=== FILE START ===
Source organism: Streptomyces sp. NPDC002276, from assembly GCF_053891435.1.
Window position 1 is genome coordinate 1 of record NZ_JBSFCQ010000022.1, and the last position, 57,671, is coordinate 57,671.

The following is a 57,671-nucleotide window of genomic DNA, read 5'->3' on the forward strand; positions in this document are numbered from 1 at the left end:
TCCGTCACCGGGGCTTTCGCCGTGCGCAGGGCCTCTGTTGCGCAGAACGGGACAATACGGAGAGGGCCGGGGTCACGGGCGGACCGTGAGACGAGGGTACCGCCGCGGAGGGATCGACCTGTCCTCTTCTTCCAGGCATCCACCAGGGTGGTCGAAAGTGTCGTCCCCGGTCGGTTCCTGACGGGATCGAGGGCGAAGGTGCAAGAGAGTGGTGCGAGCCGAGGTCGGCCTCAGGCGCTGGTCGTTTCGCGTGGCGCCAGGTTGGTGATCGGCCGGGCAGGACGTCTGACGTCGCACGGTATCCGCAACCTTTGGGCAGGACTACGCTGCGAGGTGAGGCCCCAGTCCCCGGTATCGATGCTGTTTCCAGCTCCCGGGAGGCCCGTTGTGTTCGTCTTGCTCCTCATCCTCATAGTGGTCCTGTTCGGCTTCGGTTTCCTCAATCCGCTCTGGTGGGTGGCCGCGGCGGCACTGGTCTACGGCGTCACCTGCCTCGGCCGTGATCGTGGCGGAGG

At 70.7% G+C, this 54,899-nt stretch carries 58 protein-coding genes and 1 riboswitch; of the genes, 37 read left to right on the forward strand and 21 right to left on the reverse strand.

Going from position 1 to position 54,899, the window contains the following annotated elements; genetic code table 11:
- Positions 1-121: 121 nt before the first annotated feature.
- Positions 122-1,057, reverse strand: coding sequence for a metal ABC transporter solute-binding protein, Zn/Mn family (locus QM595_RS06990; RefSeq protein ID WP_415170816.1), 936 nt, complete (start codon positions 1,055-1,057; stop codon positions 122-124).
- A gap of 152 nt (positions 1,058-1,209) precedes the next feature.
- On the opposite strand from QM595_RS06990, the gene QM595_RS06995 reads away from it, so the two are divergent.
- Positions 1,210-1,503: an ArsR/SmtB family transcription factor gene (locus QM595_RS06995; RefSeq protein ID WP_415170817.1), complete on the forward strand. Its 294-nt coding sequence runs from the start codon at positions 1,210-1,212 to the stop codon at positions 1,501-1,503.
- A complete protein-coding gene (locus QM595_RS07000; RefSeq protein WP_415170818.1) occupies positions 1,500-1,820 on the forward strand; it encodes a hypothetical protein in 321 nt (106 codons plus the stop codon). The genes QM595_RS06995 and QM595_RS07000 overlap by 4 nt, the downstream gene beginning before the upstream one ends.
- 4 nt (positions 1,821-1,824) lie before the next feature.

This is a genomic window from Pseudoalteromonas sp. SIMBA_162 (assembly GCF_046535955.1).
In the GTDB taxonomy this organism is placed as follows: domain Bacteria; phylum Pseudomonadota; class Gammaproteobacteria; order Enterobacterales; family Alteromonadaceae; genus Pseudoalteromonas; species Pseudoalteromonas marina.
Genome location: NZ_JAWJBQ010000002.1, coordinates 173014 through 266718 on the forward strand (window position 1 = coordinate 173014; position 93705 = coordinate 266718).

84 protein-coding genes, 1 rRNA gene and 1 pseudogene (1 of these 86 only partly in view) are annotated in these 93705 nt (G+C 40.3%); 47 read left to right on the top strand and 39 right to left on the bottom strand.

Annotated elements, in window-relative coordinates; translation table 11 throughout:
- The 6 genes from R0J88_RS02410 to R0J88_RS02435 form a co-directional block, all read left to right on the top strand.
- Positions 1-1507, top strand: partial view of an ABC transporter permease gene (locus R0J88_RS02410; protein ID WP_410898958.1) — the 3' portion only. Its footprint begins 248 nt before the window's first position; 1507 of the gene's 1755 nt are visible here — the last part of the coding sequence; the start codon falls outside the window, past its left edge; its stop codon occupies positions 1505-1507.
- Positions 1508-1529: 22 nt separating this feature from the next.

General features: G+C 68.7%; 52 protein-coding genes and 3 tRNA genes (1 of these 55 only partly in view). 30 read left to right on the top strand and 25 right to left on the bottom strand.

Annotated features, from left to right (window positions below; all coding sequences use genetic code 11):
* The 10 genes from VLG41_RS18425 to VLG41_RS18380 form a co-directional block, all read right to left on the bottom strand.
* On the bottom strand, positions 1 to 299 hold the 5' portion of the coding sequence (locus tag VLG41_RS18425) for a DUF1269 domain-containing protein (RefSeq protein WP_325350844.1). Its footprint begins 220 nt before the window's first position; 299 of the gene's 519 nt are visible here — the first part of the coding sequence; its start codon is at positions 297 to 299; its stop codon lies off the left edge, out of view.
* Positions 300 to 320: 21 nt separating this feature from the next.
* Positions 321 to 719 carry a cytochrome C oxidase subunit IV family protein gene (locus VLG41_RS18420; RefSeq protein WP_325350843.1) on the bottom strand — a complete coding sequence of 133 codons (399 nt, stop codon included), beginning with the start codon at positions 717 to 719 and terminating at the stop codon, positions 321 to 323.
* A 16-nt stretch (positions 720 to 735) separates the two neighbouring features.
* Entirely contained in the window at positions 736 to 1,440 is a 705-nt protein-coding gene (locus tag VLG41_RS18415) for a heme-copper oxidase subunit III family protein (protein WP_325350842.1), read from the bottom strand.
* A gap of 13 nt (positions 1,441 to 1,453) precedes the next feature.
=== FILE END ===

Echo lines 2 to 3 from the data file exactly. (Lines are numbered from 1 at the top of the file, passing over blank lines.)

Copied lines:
Window position 1 is genome coordinate 1 of record NZ_JBSFCQ010000022.1, and the last position, 57,671, is coordinate 57,671.

The following is a 57,671-nucleotide window of genomic DNA, read 5'->3' on the forward strand; positions in this document are numbered from 1 at the left end: